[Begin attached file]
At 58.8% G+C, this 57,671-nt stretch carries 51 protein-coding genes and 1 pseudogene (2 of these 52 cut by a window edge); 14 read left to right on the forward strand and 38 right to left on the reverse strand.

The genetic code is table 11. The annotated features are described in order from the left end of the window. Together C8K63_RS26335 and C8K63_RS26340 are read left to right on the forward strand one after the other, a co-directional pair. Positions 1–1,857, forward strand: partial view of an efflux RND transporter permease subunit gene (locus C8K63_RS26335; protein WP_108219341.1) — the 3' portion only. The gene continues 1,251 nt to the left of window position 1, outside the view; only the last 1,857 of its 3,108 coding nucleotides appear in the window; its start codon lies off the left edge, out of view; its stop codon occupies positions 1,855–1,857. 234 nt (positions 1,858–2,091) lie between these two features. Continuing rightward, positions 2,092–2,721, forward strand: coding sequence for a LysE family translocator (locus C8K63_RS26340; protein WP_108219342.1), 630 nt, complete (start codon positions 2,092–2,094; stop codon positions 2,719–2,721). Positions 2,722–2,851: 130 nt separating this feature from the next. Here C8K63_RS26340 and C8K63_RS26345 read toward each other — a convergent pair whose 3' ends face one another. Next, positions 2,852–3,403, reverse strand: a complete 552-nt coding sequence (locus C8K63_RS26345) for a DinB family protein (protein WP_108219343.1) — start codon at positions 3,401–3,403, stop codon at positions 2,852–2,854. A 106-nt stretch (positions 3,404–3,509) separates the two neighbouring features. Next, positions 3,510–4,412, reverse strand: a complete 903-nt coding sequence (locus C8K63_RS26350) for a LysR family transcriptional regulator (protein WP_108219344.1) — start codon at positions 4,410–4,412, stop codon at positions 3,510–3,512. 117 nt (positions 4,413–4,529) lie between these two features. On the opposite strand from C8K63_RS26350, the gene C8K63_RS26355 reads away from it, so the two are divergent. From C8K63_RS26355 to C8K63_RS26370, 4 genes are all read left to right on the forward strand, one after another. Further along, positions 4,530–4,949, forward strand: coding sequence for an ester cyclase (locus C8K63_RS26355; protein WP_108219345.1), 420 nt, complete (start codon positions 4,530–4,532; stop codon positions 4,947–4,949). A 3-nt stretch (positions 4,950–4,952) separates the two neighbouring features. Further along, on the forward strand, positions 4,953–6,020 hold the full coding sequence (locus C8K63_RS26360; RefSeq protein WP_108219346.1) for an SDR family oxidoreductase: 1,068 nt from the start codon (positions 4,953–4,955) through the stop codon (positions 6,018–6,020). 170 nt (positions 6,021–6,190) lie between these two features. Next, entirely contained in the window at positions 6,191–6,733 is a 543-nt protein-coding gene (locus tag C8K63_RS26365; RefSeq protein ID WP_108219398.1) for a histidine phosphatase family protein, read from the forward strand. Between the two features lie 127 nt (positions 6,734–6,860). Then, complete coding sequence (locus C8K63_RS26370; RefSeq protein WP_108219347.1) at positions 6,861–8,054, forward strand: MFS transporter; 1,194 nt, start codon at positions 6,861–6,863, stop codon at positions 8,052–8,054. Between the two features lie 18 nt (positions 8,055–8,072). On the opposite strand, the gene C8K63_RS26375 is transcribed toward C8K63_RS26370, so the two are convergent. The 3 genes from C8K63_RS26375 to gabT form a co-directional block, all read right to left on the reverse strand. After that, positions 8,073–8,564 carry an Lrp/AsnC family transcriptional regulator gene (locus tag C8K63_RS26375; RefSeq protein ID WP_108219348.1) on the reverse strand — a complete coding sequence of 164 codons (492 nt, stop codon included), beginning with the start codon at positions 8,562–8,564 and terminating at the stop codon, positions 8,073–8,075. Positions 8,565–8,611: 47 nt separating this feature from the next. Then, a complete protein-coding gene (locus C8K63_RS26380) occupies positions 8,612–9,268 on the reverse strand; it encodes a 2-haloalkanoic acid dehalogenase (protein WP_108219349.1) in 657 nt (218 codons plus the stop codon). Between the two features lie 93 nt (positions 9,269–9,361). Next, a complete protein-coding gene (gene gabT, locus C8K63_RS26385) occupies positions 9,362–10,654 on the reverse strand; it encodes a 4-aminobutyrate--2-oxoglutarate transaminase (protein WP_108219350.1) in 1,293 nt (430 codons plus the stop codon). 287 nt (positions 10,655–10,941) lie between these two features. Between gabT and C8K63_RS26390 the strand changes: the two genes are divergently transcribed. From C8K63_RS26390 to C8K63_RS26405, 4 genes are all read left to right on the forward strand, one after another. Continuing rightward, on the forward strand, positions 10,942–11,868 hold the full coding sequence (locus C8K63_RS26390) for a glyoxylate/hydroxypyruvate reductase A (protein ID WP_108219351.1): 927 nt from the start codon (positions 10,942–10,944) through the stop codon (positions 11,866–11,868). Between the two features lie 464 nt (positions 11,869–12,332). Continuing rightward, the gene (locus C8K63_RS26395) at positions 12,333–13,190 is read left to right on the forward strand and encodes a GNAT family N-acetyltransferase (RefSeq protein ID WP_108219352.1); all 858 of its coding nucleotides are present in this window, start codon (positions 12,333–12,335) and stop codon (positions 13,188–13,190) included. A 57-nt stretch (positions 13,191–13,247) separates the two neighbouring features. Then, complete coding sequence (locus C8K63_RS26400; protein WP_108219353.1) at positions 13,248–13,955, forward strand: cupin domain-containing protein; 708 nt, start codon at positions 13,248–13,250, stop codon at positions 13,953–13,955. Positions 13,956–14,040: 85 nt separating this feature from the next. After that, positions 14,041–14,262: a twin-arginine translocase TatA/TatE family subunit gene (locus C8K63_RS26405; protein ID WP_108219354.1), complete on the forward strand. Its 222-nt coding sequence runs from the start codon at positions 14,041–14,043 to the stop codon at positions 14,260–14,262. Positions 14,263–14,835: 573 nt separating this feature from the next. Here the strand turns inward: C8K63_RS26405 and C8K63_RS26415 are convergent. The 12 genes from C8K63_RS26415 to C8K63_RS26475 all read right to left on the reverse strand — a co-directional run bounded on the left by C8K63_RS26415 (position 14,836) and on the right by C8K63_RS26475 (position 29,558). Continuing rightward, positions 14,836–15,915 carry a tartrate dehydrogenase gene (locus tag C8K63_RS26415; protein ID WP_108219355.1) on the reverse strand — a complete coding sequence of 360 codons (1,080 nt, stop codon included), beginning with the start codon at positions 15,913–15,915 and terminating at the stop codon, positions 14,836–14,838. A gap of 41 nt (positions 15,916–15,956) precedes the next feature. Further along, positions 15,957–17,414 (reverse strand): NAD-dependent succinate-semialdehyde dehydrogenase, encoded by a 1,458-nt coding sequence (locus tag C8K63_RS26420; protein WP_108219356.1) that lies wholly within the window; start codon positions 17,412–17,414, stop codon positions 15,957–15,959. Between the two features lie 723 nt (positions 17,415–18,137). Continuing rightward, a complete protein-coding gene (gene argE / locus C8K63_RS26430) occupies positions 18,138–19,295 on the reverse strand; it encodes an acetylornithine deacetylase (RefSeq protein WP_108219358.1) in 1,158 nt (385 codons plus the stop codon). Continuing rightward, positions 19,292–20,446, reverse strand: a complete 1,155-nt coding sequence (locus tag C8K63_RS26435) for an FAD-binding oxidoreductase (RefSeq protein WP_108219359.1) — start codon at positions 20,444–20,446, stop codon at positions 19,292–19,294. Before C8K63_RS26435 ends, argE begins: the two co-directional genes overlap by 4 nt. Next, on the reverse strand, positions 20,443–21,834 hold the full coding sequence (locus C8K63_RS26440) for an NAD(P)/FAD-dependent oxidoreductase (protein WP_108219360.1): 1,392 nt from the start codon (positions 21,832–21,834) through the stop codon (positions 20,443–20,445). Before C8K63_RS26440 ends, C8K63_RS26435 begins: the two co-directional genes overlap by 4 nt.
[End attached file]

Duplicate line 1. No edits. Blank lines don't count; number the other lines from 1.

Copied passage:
At 58.8% G+C, this 57,671-nt stretch carries 51 protein-coding genes and 1 pseudogene (2 of these 52 cut by a window edge); 14 read left to right on the forward strand and 38 right to left on the reverse strand.